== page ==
What is a Data Pipeline?

When you hear the term “data pipeline” you might envision it quite literally as a pipe with data flowing inside of it, and at a basic level, that’s what it is. Data integration is a must for modern businesses to improve strategic decision making and to increase their competitive edge — and the critical actions that happen within data pipelines are the means to that end.

The growing need for data pipelines

As data continues to multiply at staggering rates, enterprises are employing data pipelines to quickly unlock the power of their data and meet demands faster.

According to IDC, by 2025, 88% to 97% of the world's data will not be stored. This means in just a few years data will be collected, processed, and analysed in memory and in real-time. That prediction is just one of the many reasons underlying the growing need for scalable data pipelines:

  • Acceleration of data processing: Time to process data is elusive; and data quality is a top concern for executives. Flawed data is everywhere; often it’s incomplete, out of date, or incorrect. In this data-driven world, spending hours using tools like Excel to fix the data is no longer an option.
  • Data engineer shortfall: Enterprises can’t stop the tide of productivity demands even in the face of a shortage of qualified data scientists, heightening the need for intuitive data pipelines to harness the data.
  • Hard to keep up with innovation: Many enterprises are being held back by a rigid legacy infrastructure and the skillsets and processes tied to it. As data continues to grow and evolve, enterprises are seeking scalable data pipelines that can easily adapt to ever-changing requirements.

The data in the pipeline

A typical enterprise has tens of thousands of applications, databases, and other sources of information such as Excel spreadsheets and call logs — and all the information needs to be shared between these data sources. The explosion of new cloud and big data technologies have also added to the complexity of data as stakeholders’ expectations continue to grow. A data pipeline encompasses a series of actions that begins by ingesting all your raw data from any source, and rapidly transforming it into insight-ready data.

The journey through the data pipeline

The data pipeline encompasses the complete journey of data inside a company. The four key actions that happen to data as it goes through the pipeline are:

  1. Collect or extract raw datasets. Datasets are collections of data and can be pulled from any number of sources. The data comes in wide-ranging formats, from database tables, file names, topics (Kafka), queues (JMS), to file paths (HDFS). At this stage, there is no structure or classification of the data; it is truly a data dump, and no sense can be made from it in this form.
  2. Govern data. Once the data is collected, enterprises need to set up a discipline to organise data at scale, and this discipline is called data governance. It starts with linking the raw data to its business context so that it becomes meaningful, then taking control of its data quality and security, and fully organising it for mass consumption.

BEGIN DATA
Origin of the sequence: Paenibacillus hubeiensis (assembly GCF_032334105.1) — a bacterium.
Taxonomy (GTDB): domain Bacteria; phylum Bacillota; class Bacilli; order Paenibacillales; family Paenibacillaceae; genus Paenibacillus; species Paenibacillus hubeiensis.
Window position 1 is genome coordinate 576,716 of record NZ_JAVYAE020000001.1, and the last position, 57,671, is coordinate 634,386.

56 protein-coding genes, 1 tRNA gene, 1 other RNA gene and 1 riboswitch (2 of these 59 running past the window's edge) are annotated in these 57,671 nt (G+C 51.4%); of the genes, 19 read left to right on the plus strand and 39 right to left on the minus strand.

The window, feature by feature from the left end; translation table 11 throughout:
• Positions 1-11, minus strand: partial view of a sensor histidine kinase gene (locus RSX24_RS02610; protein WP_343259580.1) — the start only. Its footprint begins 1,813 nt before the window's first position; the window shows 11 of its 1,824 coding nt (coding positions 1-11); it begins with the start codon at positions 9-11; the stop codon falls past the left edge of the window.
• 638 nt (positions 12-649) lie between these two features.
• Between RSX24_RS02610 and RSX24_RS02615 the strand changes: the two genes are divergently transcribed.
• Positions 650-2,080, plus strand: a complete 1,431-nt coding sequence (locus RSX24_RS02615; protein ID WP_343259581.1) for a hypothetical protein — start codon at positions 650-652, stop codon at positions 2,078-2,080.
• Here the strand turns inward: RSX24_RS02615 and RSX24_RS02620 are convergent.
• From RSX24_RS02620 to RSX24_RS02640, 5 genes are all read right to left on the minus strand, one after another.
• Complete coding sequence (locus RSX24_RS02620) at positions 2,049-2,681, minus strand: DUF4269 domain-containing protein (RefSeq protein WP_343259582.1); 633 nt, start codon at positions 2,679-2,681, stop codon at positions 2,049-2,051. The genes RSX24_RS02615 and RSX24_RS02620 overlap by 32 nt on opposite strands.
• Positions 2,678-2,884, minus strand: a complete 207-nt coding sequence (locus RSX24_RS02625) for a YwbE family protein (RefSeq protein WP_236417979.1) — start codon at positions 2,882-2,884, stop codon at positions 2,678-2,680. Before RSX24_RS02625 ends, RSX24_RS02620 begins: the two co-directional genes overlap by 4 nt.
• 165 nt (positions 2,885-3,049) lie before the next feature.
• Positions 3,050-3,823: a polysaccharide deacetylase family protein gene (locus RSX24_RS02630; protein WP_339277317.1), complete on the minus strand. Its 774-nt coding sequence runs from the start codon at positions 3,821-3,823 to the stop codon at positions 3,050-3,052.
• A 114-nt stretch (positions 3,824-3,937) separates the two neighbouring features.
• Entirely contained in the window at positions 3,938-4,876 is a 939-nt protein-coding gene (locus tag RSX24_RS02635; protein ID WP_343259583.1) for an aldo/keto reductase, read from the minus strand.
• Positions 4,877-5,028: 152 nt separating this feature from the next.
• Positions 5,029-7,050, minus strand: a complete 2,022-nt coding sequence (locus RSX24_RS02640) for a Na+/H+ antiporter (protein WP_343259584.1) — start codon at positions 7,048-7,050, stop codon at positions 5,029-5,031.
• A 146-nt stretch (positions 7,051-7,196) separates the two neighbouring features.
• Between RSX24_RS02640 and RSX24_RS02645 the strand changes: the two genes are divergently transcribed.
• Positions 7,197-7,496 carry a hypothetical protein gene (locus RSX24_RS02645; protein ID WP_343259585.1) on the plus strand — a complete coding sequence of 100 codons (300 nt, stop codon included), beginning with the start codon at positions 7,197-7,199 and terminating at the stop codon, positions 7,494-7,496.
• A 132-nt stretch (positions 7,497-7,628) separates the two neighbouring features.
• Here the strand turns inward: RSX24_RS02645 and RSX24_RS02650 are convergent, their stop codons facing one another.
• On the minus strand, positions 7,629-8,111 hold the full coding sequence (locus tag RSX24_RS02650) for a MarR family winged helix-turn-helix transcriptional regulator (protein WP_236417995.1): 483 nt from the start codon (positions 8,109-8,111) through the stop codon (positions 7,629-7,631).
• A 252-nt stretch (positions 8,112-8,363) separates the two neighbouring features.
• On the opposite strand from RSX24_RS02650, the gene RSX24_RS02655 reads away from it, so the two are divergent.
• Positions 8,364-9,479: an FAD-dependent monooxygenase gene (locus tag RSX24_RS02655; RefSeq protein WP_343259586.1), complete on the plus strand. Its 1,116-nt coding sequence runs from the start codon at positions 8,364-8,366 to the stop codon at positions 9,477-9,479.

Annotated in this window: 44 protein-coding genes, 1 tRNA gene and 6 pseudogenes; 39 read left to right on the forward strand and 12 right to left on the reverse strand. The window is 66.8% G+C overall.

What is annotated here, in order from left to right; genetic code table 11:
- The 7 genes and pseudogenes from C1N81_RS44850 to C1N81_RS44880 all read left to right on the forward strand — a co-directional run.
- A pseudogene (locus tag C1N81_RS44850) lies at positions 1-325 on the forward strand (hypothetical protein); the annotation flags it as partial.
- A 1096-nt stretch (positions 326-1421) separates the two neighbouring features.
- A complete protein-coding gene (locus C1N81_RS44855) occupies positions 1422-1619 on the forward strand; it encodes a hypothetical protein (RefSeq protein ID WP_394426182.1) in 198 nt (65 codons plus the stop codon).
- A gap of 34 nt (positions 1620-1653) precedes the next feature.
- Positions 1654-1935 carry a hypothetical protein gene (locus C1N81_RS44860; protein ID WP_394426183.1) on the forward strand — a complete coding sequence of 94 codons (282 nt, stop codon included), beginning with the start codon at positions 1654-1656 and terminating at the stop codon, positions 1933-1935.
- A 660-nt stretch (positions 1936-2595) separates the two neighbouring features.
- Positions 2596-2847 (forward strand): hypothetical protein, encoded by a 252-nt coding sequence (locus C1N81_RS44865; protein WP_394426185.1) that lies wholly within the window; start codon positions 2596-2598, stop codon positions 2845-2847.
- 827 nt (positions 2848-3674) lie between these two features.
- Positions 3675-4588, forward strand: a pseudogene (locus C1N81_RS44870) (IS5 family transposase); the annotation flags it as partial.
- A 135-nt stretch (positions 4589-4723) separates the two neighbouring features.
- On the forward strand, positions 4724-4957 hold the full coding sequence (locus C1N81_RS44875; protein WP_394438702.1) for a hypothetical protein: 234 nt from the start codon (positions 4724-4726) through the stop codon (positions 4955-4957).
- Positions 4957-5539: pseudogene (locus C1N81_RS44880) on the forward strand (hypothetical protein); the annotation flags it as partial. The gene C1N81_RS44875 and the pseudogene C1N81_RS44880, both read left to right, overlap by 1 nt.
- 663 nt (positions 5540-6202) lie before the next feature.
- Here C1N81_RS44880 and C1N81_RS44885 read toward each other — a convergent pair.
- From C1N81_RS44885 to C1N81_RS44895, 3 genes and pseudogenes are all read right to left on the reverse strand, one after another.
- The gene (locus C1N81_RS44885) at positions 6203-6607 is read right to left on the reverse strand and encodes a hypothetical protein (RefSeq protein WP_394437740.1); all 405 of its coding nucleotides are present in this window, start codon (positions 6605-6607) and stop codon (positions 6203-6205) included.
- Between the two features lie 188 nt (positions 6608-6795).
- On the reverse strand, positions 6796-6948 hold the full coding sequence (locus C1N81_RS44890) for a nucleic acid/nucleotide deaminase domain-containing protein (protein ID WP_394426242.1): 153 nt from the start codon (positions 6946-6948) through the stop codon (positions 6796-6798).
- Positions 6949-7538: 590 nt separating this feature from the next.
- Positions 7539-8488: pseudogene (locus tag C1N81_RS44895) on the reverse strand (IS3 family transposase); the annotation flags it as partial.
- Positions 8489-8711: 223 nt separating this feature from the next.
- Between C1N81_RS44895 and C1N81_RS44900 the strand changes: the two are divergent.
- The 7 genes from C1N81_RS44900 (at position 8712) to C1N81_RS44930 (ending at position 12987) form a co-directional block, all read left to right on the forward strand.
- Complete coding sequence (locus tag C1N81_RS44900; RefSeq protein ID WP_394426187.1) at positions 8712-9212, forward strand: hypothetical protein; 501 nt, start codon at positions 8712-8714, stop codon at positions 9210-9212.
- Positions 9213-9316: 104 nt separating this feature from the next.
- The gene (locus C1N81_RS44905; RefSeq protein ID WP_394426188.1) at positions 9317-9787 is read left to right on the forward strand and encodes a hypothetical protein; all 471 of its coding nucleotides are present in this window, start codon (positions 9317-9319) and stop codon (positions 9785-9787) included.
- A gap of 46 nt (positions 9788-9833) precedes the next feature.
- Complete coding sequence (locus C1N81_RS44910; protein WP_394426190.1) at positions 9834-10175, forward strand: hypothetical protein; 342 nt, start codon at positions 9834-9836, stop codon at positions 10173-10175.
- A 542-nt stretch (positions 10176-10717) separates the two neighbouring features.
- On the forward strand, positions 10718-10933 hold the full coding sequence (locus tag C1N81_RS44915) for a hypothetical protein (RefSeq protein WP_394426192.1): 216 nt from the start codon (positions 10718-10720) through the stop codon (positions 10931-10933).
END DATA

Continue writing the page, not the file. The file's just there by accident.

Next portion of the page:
3. Transform data. Data transformation cleanses and changes the datasets to the correct reporting formats. Unnecessary or invalid data should be eliminated, and remaining data is enriched in accordance with a series of rules and regulations determined by your business’ needs for the data. The standards that ensure data quality and accessibility during this stage should include:
    • Standardisation: Defining what data is meaningful and how it will be formatted and stored.
    • Deduplication: Reporting duplication to data stewards; excluding and/or discarding redundant data.
    • Verification: Running automated checks to compare similar information like transaction times and access records. Verification tasks further prune unusable data and can red-flag anomalies in your systems, applications, or data.
    • Sorting: Maximising efficiency by grouping and storing items like raw data, audio, multimedia, and other objects in categories. Transformation rules will determine how each data piece is classified and where it will go next. These transformation steps pare down what was once a mass of unusable material into qualified data.
    • Share data. Now the transformed, trusted data is finally ready to be shared. People are eager to get their hands on this data, which is often output into a cloud data warehouse or endpoint application.

When it comes to data processing and integration, time is a luxury that enterprises can no longer afford. The goal of every data pipeline is to integrate data to deliver actionable data to consumers as near to real-time as possible. A data pipeline should be built using a repeatable process that is capable of handling batch or streaming jobs and is compatible with the cloud or big data platform of your choice today — and in the future.

Learn more

Talend Cloud Integration Platform delivers data quality tools to automate and simplify these processes for fast and easy data integrations. Any format, any source. Cloud Integration from Talend also includes advanced security features, 900+ connectors, and a host of data management tools to ensure that your integration runs smoothly from start to finish. Start your free trial today and let data quality be one less thing to manage.

Talend recently acquired Stitch to provide a complementary solution that will enable many more people in an organisation to collect more data, which can then be governed, transformed, and shared with Talend, providing faster and better insight for all.

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